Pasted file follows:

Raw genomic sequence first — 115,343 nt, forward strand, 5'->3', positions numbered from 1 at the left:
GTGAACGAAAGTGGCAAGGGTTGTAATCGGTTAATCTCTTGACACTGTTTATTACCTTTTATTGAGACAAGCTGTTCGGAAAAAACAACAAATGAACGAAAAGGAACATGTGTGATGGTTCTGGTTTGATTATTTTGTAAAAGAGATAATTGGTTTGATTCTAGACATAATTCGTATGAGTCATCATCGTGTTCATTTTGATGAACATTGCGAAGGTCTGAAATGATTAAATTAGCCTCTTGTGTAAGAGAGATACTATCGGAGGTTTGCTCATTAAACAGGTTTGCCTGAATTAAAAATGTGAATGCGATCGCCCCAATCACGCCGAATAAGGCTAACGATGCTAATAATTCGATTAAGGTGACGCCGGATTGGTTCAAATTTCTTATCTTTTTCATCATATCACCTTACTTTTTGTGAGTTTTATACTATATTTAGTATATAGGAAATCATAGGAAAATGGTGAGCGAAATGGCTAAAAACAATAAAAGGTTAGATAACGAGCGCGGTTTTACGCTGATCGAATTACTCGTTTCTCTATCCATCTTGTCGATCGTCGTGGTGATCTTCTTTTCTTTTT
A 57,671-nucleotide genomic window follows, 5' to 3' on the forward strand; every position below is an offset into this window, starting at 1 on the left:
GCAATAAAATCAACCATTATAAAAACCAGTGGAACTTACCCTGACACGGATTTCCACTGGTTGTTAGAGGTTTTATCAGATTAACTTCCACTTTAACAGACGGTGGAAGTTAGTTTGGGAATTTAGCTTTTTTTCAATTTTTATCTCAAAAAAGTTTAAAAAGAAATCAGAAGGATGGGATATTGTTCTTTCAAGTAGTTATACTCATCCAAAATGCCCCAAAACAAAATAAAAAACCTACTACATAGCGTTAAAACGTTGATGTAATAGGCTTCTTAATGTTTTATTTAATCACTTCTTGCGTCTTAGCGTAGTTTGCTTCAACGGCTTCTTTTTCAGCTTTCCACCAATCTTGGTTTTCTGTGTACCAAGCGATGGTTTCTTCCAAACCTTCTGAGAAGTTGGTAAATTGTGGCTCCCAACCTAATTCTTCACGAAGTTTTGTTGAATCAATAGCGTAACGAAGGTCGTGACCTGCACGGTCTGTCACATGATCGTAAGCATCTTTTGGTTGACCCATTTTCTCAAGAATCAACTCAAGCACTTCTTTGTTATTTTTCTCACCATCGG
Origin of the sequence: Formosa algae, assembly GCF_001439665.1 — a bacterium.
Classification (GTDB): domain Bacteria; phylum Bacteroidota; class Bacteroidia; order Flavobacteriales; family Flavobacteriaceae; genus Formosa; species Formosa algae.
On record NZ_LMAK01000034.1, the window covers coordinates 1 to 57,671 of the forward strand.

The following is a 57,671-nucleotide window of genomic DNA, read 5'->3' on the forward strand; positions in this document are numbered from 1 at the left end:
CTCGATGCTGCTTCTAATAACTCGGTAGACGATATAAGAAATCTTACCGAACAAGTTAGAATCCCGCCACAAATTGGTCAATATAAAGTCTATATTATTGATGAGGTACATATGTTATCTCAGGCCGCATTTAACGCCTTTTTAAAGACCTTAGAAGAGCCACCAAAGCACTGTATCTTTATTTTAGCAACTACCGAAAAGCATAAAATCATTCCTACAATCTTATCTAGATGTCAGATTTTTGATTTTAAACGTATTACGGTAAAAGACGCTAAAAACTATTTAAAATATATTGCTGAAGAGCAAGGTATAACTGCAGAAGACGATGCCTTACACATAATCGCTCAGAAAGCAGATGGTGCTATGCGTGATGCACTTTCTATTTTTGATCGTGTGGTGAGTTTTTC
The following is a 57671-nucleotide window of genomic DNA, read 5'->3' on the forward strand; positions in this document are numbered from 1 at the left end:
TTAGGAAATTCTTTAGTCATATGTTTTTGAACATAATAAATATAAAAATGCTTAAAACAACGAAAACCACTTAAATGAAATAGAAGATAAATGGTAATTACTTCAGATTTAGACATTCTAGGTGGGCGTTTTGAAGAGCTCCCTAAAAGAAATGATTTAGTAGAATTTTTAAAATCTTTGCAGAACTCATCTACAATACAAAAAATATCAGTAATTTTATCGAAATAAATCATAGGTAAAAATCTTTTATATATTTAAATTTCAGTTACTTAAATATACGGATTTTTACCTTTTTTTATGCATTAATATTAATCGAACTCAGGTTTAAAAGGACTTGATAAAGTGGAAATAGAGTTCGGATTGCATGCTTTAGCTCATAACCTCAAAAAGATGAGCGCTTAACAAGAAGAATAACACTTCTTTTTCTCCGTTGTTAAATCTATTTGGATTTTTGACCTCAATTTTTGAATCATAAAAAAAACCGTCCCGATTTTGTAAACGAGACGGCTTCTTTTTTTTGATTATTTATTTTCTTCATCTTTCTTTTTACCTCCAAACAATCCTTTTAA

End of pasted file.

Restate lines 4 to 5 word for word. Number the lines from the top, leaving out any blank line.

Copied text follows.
GCAATAAAATCAACCATTATAAAAACCAGTGGAACTTACCCTGACACGGATTTCCACTGGTTGTTAGAGGTTTTATCAGATTAACTTCCACTTTAACAGACGGTGGAAGTTAGTTTGGGAATTTAGCTTTTTTTCAATTTTTATCTCAAAAAAGTTTAAAAAGAAATCAGAAGGATGGGATATTGTTCTTTCAAGTAGTTATACTCATCCAAAATGCCCCAAAACAAAATAAAAAACCTACTACATAGCGTTAAAACGTTGATGTAATAGGCTTCTTAATGTTTTATTTAATCACTTCTTGCGTCTTAGCGTAGTTTGCTTCAACGGCTTCTTTTTCAGCTTTCCACCAATCTTGGTTTTCTGTGTACCAAGCGATGGTTTCTTCCAAACCTTCTGAGAAGTTGGTAAATTGTGGCTCCCAACCTAATTCTTCACGAAGTTTTGTTGAATCAATAGCGTAACGAAGGTCGTGACCTGCACGGTCTGTCACATGATCGTAAGCATCTTTTGGTTGACCCATTTTCTCAAGAATCAACTCAAGCACTTCTTTGTTATTTTTCTCACCATCGG
Origin of the sequence: Formosa algae, assembly GCF_001439665.1 — a bacterium.